This SAE Recommended Practice was established to provide an accurate, uniform and reproducible procedure for simulating use of heavy-duty hybrid- electric vehicles (HEVs) and conventional vehicles on dynamometers for the purpose of measuring emissions and fuel economy. Although the recommended practice can be applied using any driving cycle, the practice recommends three cycles: the Manhattan cycle, representing low-speed transit bus operation; the Orange County Transit Cycle, representing intermediate-speed bus operation; and the Urban Dynamometer Driving Schedule (UDDS) cycle representing high-speed operation for buses and tractor-trailers. This document does not specify which emissions constituents to measure (e.g., HC, CO, NOx, PM, CO 2 ), as that decision will depend on the objectives of the tester. While the recommended practice was developed specifically to address the issue of measuring fuel economy and emissions for hybrid-electric heavy-duty vehicles on a chassis dynamometer, the document can also be applied to chassis testing of other heavy-duty vehicles.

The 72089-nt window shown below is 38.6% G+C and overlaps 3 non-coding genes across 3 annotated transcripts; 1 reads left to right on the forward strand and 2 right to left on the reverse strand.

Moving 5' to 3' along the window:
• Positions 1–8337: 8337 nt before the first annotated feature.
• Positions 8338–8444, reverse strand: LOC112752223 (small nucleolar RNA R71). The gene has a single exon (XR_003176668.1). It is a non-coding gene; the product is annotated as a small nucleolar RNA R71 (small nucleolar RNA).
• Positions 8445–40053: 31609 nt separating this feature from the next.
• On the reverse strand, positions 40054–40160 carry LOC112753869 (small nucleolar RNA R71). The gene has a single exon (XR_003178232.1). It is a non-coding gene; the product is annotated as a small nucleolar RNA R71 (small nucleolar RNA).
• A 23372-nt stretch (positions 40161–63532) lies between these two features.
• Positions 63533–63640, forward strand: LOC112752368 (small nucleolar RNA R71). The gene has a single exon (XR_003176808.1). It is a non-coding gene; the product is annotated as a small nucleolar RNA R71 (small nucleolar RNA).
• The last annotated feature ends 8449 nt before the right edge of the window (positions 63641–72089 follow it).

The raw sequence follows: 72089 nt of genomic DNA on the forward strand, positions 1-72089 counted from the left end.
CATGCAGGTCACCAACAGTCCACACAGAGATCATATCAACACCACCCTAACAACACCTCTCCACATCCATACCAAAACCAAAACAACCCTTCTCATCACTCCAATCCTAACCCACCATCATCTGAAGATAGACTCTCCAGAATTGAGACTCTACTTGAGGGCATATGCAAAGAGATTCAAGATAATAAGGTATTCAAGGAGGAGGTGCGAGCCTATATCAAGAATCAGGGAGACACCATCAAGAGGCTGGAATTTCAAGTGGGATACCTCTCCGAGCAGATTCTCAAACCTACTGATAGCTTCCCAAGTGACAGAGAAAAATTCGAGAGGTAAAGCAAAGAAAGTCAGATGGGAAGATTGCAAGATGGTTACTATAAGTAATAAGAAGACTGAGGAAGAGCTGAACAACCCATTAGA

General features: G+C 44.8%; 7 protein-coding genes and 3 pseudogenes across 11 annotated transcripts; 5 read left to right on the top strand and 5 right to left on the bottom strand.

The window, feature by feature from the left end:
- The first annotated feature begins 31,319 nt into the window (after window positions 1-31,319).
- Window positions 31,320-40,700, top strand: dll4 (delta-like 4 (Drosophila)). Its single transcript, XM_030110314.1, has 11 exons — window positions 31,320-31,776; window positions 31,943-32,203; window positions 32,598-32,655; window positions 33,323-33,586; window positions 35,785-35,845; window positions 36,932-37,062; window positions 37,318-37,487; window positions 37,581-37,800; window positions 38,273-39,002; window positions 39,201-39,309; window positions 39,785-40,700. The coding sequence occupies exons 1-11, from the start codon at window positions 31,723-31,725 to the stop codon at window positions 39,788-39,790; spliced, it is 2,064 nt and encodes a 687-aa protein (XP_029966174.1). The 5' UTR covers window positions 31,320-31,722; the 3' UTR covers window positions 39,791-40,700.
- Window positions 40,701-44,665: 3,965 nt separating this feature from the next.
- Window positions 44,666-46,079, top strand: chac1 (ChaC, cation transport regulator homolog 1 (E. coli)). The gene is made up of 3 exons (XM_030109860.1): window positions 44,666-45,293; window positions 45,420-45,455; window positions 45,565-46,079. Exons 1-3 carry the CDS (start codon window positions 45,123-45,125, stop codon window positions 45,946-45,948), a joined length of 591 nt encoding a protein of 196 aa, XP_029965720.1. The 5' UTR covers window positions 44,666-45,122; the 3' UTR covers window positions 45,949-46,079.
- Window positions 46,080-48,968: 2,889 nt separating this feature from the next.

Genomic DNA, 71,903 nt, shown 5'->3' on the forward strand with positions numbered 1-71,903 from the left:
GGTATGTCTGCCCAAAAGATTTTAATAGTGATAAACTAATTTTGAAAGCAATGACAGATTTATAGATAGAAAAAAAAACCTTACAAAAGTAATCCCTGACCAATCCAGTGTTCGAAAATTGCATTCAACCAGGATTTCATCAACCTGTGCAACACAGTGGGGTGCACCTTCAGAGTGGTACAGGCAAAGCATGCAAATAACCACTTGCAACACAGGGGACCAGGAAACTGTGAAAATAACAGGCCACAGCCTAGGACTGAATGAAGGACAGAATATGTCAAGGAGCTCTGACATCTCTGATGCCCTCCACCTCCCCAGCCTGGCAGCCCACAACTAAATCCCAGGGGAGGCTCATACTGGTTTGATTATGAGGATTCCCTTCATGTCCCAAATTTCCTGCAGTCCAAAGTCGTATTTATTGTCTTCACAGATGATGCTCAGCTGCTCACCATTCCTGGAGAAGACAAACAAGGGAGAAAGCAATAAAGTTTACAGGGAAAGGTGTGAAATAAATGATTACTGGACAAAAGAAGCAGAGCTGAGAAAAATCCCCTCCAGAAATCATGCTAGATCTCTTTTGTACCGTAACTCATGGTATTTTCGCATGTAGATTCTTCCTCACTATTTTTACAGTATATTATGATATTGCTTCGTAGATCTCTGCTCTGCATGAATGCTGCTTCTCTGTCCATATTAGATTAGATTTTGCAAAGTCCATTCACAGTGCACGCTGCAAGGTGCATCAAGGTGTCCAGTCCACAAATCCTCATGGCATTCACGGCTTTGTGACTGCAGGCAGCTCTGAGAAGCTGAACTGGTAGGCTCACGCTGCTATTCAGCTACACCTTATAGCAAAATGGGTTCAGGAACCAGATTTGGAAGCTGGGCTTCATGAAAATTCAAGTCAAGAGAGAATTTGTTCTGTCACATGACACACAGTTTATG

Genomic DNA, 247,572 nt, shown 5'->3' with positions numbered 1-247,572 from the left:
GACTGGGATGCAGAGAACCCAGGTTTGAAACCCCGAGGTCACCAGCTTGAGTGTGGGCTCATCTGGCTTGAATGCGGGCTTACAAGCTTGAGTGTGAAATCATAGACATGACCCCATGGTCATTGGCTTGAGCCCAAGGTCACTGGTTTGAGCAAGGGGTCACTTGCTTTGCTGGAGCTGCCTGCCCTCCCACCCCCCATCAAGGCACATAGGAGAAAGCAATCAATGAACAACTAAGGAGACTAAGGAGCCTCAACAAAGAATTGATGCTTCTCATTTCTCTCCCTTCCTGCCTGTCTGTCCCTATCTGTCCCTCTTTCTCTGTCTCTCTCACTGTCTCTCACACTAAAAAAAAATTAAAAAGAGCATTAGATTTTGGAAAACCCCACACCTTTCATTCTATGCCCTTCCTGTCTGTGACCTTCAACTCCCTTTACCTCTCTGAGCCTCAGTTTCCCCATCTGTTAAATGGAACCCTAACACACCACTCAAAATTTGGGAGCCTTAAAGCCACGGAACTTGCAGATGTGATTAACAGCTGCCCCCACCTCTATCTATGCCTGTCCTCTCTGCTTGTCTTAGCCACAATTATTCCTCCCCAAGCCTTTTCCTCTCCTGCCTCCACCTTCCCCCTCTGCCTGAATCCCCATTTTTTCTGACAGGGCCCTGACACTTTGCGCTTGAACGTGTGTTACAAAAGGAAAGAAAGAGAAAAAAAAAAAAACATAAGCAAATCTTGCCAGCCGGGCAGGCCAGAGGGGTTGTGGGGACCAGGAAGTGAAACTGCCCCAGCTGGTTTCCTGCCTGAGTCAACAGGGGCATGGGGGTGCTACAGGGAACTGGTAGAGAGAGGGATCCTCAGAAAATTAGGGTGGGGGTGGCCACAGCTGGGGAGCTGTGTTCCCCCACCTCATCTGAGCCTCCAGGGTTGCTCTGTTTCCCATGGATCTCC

This document builds upon SAE J1711, the light-duty HEV chassis recommended practice. As in SAE J1711, this document defines a hybrid vehicle as having both a rechargeable energy storage system (RESS) capable of releasing and capturing energy and an energy-generating device that converts consumable fuels into propulsion energy. RESS specifically included in the recommended practice are batteries, capacitors and flywheels, although other RESS can be evaluated utilizing the guidelines provided in the document. Further, the recommended practice provides a detailed description of state of charge (SOC) correction for charge-sustaining HEVs. This document also has a section which provides recommendations for calculating fuel economy and emissions for charge-depleting hybrid-electric vehicles. It should be noted that most heavy-duty vehicles addressed in this document would be powered by engines that are certified separately for emissions. The engine certification procedure appears in the Code of Federal Regulations, Title 40.